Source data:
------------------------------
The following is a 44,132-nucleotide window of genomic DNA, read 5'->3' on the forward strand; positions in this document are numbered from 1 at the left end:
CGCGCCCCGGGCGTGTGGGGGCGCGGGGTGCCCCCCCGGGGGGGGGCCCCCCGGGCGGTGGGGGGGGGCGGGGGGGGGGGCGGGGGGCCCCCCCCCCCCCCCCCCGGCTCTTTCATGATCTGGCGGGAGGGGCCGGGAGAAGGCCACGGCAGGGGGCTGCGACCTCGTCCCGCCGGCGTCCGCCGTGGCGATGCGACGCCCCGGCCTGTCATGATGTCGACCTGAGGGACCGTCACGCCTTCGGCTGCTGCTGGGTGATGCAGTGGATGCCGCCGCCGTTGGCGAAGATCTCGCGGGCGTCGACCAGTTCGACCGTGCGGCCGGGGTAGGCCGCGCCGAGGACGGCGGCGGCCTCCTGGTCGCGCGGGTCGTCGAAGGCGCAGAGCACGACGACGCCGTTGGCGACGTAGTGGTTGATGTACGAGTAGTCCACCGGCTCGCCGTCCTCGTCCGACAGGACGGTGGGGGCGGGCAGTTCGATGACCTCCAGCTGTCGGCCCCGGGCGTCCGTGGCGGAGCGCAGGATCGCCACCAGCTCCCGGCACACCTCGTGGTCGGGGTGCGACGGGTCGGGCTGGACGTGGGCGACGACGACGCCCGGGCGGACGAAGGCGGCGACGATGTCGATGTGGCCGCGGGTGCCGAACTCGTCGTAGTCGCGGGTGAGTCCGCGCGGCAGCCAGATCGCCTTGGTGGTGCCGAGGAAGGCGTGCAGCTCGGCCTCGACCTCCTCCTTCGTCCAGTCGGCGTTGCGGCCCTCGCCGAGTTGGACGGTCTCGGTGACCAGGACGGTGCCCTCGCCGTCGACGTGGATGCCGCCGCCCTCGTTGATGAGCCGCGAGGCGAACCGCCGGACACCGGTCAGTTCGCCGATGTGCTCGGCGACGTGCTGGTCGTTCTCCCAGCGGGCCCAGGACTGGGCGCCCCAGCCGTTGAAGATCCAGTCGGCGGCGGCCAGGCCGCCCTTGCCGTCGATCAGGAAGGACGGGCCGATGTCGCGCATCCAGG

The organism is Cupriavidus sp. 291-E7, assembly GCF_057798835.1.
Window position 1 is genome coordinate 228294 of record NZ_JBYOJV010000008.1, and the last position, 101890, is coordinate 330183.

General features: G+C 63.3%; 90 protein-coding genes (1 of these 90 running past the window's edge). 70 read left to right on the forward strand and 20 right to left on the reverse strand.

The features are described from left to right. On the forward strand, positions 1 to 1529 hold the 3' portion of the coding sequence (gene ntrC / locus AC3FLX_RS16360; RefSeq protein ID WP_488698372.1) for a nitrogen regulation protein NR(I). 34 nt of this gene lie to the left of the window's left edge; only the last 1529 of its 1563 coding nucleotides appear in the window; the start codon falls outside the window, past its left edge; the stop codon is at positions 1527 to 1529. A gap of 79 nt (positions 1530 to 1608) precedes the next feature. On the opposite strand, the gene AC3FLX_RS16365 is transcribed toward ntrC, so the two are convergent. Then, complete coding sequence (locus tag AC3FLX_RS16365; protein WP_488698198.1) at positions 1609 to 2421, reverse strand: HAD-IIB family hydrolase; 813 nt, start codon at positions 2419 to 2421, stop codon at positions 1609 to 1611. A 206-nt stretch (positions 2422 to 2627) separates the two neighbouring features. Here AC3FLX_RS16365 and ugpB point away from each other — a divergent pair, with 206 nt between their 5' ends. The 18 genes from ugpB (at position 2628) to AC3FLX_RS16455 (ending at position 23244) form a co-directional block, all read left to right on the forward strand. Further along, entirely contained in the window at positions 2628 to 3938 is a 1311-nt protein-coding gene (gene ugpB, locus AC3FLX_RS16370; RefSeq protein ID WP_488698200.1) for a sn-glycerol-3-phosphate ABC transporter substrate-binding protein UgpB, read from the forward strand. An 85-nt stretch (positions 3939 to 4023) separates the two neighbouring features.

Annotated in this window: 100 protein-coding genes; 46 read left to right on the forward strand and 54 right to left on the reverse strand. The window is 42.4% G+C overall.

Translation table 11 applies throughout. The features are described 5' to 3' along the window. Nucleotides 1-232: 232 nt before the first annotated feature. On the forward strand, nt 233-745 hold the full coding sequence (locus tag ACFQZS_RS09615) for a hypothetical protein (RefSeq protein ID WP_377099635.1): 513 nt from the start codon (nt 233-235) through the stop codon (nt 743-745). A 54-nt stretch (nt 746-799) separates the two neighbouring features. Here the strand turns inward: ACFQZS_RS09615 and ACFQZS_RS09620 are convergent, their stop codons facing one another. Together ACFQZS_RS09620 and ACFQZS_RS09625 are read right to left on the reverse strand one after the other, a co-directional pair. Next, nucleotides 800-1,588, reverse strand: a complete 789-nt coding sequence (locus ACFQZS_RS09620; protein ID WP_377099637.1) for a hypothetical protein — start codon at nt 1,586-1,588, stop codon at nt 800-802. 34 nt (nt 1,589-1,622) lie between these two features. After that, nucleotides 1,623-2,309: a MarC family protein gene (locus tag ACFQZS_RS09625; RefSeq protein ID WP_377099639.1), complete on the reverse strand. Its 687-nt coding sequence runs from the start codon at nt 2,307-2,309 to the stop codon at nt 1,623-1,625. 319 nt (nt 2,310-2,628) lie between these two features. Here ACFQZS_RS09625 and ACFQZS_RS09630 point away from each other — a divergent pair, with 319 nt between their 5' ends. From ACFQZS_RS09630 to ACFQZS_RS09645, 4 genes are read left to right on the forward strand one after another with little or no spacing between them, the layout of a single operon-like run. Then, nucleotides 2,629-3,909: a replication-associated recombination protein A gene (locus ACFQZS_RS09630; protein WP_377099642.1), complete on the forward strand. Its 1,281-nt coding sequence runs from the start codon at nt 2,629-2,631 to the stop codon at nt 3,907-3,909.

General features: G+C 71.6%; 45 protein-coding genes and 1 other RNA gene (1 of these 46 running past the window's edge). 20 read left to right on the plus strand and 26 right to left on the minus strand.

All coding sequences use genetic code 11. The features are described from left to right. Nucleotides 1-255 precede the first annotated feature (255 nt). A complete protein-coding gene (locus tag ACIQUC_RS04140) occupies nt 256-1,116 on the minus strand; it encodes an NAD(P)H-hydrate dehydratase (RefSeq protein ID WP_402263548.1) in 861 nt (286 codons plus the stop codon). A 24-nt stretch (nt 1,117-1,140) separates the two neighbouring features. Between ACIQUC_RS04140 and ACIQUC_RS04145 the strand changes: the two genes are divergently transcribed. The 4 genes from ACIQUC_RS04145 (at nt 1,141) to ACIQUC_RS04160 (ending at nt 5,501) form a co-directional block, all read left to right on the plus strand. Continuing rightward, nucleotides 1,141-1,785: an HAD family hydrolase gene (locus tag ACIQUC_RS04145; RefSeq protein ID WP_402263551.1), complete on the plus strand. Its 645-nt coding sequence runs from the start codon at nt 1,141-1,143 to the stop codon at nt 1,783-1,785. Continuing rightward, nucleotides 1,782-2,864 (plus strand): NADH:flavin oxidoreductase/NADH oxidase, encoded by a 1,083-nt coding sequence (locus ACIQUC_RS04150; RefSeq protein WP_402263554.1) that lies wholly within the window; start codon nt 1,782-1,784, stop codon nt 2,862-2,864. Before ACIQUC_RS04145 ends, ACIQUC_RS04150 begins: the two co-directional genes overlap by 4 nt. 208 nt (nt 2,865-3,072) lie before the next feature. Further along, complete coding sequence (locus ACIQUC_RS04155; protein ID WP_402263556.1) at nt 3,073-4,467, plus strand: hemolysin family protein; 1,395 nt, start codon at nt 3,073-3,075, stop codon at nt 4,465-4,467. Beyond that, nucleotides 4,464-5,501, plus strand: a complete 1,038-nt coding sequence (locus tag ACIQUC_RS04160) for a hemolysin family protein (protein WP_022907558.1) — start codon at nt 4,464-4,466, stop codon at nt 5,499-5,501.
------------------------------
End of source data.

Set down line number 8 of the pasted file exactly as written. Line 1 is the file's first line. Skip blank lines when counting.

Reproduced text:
Translation table 11 applies throughout. The features are described 5' to 3' along the window. Nucleotides 1-232: 232 nt before the first annotated feature. On the forward strand, nt 233-745 hold the full coding sequence (locus tag ACFQZS_RS09615) for a hypothetical protein (RefSeq protein ID WP_377099635.1): 513 nt from the start codon (nt 233-235) through the stop codon (nt 743-745). A 54-nt stretch (nt 746-799) separates the two neighbouring features. Here the strand turns inward: ACFQZS_RS09615 and ACFQZS_RS09620 are convergent, their stop codons facing one another. Together ACFQZS_RS09620 and ACFQZS_RS09625 are read right to left on the reverse strand one after the other, a co-directional pair. Next, nucleotides 800-1,588, reverse strand: a complete 789-nt coding sequence (locus ACFQZS_RS09620; protein ID WP_377099637.1) for a hypothetical protein — start codon at nt 1,586-1,588, stop codon at nt 800-802. 34 nt (nt 1,589-1,622) lie between these two features. After that, nucleotides 1,623-2,309: a MarC family protein gene (locus tag ACFQZS_RS09625; RefSeq protein ID WP_377099639.1), complete on the reverse strand. Its 687-nt coding sequence runs from the start codon at nt 2,307-2,309 to the stop codon at nt 1,623-1,625. 319 nt (nt 2,310-2,628) lie between these two features. Here ACFQZS_RS09625 and ACFQZS_RS09630 point away from each other — a divergent pair, with 319 nt between their 5' ends. From ACFQZS_RS09630 to ACFQZS_RS09645, 4 genes are read left to right on the forward strand one after another with little or no spacing between them, the layout of a single operon-like run. Then, nucleotides 2,629-3,909: a replication-associated recombination protein A gene (locus ACFQZS_RS09630; protein WP_377099642.1), complete on the forward strand. Its 1,281-nt coding sequence runs from the start codon at nt 2,629-2,631 to the stop codon at nt 3,907-3,909.